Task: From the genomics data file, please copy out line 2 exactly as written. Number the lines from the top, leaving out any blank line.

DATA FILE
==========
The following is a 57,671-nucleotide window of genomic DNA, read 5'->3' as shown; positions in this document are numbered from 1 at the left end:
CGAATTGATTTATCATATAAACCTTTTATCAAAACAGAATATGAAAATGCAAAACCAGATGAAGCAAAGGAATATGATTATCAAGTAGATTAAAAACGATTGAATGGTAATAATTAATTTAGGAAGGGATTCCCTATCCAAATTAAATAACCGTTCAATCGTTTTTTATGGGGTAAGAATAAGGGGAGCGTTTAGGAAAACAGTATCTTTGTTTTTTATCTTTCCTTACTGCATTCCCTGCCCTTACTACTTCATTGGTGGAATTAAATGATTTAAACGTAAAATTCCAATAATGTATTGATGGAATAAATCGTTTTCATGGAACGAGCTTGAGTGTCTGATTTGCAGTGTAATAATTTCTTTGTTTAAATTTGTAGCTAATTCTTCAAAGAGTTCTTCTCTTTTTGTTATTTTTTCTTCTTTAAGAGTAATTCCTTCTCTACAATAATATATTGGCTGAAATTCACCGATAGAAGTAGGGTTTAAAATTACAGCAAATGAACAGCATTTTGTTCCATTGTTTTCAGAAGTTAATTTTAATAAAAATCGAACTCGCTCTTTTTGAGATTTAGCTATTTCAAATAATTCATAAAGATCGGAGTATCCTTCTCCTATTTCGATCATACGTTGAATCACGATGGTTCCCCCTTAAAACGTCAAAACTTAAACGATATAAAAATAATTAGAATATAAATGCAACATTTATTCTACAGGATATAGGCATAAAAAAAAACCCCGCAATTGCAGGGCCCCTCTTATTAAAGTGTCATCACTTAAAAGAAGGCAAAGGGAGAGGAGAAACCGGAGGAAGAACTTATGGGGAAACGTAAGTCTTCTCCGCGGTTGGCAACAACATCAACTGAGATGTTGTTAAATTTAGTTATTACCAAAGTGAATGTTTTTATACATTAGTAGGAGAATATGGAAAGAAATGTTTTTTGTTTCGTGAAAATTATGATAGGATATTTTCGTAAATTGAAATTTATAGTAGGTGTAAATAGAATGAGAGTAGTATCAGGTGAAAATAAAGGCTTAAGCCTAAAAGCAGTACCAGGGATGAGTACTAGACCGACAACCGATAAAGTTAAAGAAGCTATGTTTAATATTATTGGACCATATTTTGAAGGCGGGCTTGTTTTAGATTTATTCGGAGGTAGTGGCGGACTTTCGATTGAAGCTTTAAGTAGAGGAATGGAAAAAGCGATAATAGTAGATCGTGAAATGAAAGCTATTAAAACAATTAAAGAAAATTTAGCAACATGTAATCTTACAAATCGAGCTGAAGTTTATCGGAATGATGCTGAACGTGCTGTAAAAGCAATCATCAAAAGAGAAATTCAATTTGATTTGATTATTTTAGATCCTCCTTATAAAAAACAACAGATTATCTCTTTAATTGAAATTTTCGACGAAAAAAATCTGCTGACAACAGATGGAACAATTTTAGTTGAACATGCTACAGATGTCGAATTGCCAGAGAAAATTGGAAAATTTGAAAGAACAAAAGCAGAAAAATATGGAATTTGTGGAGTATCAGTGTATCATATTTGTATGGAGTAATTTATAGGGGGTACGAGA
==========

CGAATTGATTTATCATATAAACCTTTTATCAAAACAGAATATGAAAATGCAAAACCAGATGAAGCAAAGGAATATGATTATCAAGTAGATTAAAAACGATTGAATGGTAATAATTAATTTAGGAAGGGATTCCCTATCCAAATTAAATAACCGTTCAATCGTTTTTTATGGGGTAAGAATAAGGGGAGCGTTTAGGAAAACAGTATCTTTGTTTTTTATCTTTCCTTACTGCATTCCCTGCCCTTACTACTTCATTGGTGGAATTAAATGATTTAAACGTAAAATTCCAATAATGTATTGATGGAATAAATCGTTTTCATGGAACGAGCTTGAGTGTCTGATTTGCAGTGTAATAATTTCTTTGTTTAAATTTGTAGCTAATTCTTCAAAGAGTTCTTCTCTTTTTGTTATTTTTTCTTCTTTAAGAGTAATTCCTTCTCTACAATAATATATTGGCTGAAATTCACCGATAGAAGTAGGGTTTAAAATTACAGCAAATGAACAGCATTTTGTTCCATTGTTTTCAGAAGTTAATTTTAATAAAAATCGAACTCGCTCTTTTTGAGATTTAGCTATTTCAAATAATTCATAAAGATCGGAGTATCCTTCTCCTATTTCGATCATACGTTGAATCACGATGGTTCCCCCTTAAAACGTCAAAACTTAAACGATATAAAAATAATTAGAATATAAATGCAACATTTATTCTACAGGATATAGGCATAAAAAAAAACCCCGCAATTGCAGGGCCCCTCTTATTAAAGTGTCATCACTTAAAAGAAGGCAAAGGGAGAGGAGAAACCGGAGGAAGAACTTATGGGGAAACGTAAGTCTTCTCCGCGGTTGGCAACAACATCAACTGAGATGTTGTTAAATTTAGTTATTACCAAAGTGAATGTTTTTATACATTAGTAGGAGAATATGGAAAGAAATGTTTTTTGTTTCGTGAAAATTATGATAGGATATTTTCGTAAATTGAAATTTATAGTAGGTGTAAATAGAATGAGAGTAGTATCAGGTGAAAATAAAGGCTTAAGCCTAAAAGCAGTACCAGGGATGAGTACTAGACCGACAACCGATAAAGTTAAAGAAGCTATGTTTAATATTATTGGACCATATTTTGAAGGCGGGCTTGTTTTAGATTTATTCGGAGGTAGTGGCGGACTTTCGATTGAAGCTTTAAGTAGAGGAATGGAAAAAGCGATAATAGTAGATCGTGAAATGAAAGCTATTAAAACAATTAAAGAAAATTTAGCAACATGTAATCTTACAAATCGAGCTGAAGTTTATCGGAATGATGCTGAACGTGCTGTAAAAGCAATCATCAAAAGAGAAATTCAATTTGATTTGATTATTTTAGATCCTCCTTATAAAAAACAACAGATTATCTCTTTAATTGAAATTTTCGACGAAAAAAATCTGCTGACAACAGATGGAACAATTTTAGTTGAACATGCTACAGATGTCGAATTGCCAGAGAAAATTGGAAAATTTGAAAGAACAAAAGCAGAAAAATATGGAATTTGTGGAGTATCAGTGTATCATATTTGTATGGAGTAATTTATAGGGGGTACGAGA